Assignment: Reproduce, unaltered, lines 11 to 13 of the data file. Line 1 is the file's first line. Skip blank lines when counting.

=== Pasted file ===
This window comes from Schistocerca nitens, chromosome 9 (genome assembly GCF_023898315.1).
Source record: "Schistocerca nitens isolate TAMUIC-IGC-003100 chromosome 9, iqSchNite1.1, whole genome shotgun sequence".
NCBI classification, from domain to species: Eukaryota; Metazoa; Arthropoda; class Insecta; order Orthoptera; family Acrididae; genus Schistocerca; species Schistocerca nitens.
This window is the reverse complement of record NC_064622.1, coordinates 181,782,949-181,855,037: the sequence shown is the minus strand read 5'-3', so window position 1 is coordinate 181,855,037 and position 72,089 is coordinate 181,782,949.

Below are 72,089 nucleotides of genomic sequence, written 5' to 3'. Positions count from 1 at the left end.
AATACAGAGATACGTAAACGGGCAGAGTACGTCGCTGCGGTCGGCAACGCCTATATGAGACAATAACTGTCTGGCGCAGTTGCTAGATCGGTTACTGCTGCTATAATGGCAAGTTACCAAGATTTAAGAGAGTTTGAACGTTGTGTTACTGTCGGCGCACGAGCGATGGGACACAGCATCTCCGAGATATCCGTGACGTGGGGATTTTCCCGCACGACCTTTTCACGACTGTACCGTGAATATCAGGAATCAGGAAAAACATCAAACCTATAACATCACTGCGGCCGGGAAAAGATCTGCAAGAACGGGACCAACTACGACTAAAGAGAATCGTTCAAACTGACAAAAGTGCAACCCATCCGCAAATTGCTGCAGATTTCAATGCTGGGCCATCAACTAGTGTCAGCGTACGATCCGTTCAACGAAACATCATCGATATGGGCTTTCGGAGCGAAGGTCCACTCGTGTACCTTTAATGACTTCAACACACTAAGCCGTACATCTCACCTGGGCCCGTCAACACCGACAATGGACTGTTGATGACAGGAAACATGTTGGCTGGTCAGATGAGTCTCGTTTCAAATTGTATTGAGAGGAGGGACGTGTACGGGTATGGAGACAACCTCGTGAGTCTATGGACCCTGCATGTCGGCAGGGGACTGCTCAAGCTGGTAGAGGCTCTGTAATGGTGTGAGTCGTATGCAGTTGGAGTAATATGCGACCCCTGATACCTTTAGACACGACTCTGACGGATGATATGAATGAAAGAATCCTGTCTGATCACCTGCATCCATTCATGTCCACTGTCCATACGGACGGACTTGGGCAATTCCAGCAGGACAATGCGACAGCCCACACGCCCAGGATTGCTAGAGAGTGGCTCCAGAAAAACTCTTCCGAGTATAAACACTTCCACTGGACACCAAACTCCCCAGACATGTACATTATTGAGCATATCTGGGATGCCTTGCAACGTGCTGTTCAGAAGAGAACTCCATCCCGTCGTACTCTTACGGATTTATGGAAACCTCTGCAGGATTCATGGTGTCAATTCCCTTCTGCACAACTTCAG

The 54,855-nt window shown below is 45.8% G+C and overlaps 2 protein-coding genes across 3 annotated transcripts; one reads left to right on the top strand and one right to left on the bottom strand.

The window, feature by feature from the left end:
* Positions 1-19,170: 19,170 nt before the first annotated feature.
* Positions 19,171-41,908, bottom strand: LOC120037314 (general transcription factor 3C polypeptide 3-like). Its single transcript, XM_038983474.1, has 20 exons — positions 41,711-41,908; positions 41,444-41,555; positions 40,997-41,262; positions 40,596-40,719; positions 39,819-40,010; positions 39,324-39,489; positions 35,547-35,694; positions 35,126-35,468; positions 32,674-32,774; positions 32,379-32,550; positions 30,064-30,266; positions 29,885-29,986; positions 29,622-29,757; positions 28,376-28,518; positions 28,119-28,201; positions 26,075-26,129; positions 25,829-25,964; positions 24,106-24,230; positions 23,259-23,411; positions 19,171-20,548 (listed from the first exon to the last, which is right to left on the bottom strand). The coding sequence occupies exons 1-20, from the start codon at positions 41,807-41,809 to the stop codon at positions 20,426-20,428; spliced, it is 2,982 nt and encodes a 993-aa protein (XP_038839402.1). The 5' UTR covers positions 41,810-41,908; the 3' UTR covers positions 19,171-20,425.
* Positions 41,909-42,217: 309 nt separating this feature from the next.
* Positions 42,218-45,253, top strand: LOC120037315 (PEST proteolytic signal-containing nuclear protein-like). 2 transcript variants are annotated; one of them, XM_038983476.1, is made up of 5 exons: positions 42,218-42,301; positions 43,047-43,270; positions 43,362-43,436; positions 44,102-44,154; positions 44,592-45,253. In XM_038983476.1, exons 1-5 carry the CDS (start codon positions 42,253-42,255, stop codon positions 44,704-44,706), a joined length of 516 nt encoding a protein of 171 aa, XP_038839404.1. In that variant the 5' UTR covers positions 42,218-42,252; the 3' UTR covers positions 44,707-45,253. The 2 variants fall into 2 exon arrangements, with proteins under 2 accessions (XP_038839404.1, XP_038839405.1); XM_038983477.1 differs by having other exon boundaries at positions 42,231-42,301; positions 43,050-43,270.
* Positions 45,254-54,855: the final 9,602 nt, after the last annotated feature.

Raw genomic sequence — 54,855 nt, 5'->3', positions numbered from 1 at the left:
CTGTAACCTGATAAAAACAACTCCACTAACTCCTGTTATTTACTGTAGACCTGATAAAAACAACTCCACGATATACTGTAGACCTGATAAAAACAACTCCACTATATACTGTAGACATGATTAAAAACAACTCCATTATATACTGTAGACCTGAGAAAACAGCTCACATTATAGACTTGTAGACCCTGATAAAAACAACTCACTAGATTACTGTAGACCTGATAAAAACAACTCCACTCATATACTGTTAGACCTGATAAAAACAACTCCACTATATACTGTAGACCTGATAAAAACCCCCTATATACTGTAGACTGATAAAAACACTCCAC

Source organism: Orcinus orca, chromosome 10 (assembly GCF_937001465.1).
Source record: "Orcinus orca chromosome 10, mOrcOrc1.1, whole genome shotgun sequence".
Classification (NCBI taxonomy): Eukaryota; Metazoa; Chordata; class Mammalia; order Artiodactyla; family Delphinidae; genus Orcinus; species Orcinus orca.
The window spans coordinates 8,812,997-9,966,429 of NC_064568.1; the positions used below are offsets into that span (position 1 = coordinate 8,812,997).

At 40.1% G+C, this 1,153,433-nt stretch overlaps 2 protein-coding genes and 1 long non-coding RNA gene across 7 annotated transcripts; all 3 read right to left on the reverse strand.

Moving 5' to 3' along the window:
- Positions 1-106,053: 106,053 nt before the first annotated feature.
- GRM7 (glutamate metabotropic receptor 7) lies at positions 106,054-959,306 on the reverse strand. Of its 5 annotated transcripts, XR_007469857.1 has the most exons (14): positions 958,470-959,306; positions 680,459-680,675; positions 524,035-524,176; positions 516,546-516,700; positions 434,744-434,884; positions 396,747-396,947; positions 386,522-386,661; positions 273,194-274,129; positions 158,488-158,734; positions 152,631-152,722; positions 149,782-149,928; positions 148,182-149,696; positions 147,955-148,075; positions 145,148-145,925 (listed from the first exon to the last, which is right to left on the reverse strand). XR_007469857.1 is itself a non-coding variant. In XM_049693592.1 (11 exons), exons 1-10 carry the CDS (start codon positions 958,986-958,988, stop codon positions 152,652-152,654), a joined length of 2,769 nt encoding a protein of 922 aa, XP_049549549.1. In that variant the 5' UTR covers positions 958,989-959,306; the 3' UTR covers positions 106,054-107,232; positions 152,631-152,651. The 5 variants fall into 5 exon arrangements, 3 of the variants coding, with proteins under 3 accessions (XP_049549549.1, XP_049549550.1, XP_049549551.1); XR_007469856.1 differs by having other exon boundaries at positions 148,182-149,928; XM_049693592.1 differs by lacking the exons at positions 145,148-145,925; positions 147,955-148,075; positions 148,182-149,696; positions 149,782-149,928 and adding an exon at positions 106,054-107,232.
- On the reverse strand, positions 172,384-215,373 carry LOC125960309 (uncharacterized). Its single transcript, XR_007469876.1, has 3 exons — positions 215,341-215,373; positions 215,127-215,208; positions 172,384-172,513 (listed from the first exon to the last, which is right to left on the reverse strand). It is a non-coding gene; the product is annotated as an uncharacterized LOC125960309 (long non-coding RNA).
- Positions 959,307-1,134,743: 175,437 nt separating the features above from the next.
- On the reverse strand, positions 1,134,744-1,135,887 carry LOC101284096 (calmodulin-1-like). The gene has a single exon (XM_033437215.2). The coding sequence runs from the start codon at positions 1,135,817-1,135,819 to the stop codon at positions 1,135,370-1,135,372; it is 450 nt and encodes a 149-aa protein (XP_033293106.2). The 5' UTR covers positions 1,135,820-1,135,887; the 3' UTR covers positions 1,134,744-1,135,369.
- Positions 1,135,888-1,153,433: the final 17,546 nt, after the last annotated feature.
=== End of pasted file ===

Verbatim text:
* Positions 41,909-42,217: 309 nt separating this feature from the next.
* Positions 42,218-45,253, top strand: LOC120037315 (PEST proteolytic signal-containing nuclear protein-like). 2 transcript variants are annotated; one of them, XM_038983476.1, is made up of 5 exons: positions 42,218-42,301; positions 43,047-43,270; positions 43,362-43,436; positions 44,102-44,154; positions 44,592-45,253. In XM_038983476.1, exons 1-5 carry the CDS (start codon positions 42,253-42,255, stop codon positions 44,704-44,706), a joined length of 516 nt encoding a protein of 171 aa, XP_038839404.1. In that variant the 5' UTR covers positions 42,218-42,252; the 3' UTR covers positions 44,707-45,253. The 2 variants fall into 2 exon arrangements, with proteins under 2 accessions (XP_038839404.1, XP_038839405.1); XM_038983477.1 differs by having other exon boundaries at positions 42,231-42,301; positions 43,050-43,270.
* Positions 45,254-54,855: the final 9,602 nt, after the last annotated feature.